The project on village chicken production in Hwedza district, Zimbabwe, was initiated in cooperation with the Korea Program for International Cooperation in Agricultural Technology (KOPIA) and the Scientific and Industrial Research and Development Centre (SIRDC). It is also a collaboration in working together with small holder farmers at village level and Agritex. This initiative will improve indigenous chicken production by increasing poultry health management, nutrition, hatchability, growth rates, meat yield per bird, and reduce mortalities throughout the production cycle– thus improving farmers’ incomes through indigenous chicken production. With such improvements, household consumption and income will be greatly increased. Poultry vaccines are widely applied to prevent and control contagious poultry diseases. Their use in poultry production is aimed at avoiding or minimising the emergence of clinical diseases at farm level, thus in turn increasing production.
Vaccines and vaccination programmes vary broadly in regard to several local factors (e.g. type of production, local pattern of disease, costs and potential losses) and are generally managed by the poultry industry. The financial losses caused by the major epidemic diseases of poultry (avian influenza and Newcastle disease) have been enormous for the entire poultry production value chain. Vaccination should also be applied in the framework of poultry disease eradication programmes at national or regional levels under the official supervision of public Veterinary Services, especially Newcastle disease which is a notifiable disease in Zimbabwe.
Herd immunity protection against the clinical form of the disease is effective at an individual level, whereas the reduction of both susceptibility and infectivity also benefits the entire poultry population in the vaccinated flock/area. The positive effect on a vaccinated population known as ‘herd immunity’ may be defined as; the reduced probability of an individual (bird or flock) becoming infected whenever it is part of a vaccinated population. Herd immunity is important at two levels:
- Flock level: if a single bird in a vaccinated flock is not immunised, it has a chance of becoming infected which is inversely proportional to the level of protection achieved by the other vaccinated and immunised birds in the same flock;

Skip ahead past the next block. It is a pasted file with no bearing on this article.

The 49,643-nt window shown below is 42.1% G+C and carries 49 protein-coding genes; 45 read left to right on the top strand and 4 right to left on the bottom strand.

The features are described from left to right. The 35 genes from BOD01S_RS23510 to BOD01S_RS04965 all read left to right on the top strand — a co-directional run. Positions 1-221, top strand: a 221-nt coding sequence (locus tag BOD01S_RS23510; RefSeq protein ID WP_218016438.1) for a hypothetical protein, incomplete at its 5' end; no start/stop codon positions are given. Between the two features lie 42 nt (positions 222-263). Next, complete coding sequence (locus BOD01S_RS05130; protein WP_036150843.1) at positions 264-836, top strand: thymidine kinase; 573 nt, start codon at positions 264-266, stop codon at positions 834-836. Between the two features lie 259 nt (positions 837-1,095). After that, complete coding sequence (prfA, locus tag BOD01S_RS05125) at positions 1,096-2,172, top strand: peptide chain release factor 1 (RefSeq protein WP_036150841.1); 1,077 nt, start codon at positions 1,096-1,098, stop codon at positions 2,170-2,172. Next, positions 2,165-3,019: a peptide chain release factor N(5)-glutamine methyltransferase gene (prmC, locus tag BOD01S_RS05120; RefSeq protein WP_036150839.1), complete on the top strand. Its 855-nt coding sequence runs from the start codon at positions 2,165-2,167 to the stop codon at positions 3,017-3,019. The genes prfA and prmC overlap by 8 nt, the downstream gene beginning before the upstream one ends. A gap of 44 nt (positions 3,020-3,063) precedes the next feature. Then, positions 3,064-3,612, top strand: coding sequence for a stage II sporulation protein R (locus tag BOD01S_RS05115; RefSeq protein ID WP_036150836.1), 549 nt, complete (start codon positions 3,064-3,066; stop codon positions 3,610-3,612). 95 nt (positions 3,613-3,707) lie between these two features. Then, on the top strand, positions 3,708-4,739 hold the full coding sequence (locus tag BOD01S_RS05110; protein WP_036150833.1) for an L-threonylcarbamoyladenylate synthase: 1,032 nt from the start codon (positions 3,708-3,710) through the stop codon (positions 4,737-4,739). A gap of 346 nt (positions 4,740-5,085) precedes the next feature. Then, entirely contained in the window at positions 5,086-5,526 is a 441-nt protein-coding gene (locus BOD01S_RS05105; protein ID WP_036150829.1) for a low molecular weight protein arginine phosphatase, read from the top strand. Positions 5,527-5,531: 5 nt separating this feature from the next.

- Country/region/compartment level: the higher the prevalence of vaccinated flocks in the vaccination area, the lower the probability of infection in unvaccinated flocks located in the same country/area/compartment.
In order to optimise the ‘herd immunity’ effect in a vaccination area, in this case Hwedza Chishaka village, it is of the utmost importance to target the bird species with the highest susceptibility to any given infection. The protection of the most susceptible poultry species serves to lower both the risk of disease introduction and the infectious pressure in the environment, thus reducing the risk of a massive spread of the infection to unvaccinated poultry farms situated in the vaccination zone. With an aggressive vaccination approach we have adopted reducing disease pressure in the community.
Tips for Successful Vaccination
If a vaccine is mishandled or improperly used, it may result in vaccination failure. Vaccines are labelled with instructions for use. If the entire flock is not vaccinated properly, the disease may spread. Newly hatched chicks have some passive immunity passed down from the mother through the egg. Vaccination of chicks at less than 10 days of age often does not produce uniform or lasting immunity. Therefore, vaccine stock should be rotated, as vaccines can deteriorate over time. Vaccines come with a date of expiration, thus any expired product should be discarded.
Each vaccine is designed for a specific route of administration, and only the recommended route should be used.
Sick birds should not be vaccinated, and vaccines should be protected from heat and direct sunlight. As most vaccines are living, disease-producing agents, they must be handled with care. When using the drinking-water method of vaccination, the water should be free of sanitizers and chlorine, as live-virus vaccines are readily destroyed by these chemicals. After vaccinating, all opened containers should be burnt or disinfected to prevent the accidental spread to other poultry species.
An important part of the procedure is to ascertain whether the vaccine has worked, or been “taken”. A good example of this is the fowl pox vaccine, which is administered by a wing stab. Within 7 to 10 days after vaccination, a “take” should appear at the vaccination site. This is in the form of a small pimple, one half to one centimetre in diameter. If the take is larger and has a cheesy core, it indicates that contaminants have been introduced either with the vaccine or with dirty vaccinating equipment. A check for takes would involve inspecting approximately 100 birds for every 10,000 vaccinated.
Failure to find evidence of success could be because of:
- Faulty technique resulting in the vaccine not being introduced into the vaccination site.
Faulty vaccine – too old or not stored or mixed correctly.
- It would be unusual but not impossible for the vaccine to be faulty from manufacture.
The birds are already immune, i.e. the immune system has already been triggered as a result of parental (passive) immunity, previous vaccination or other exposure to the causal organism.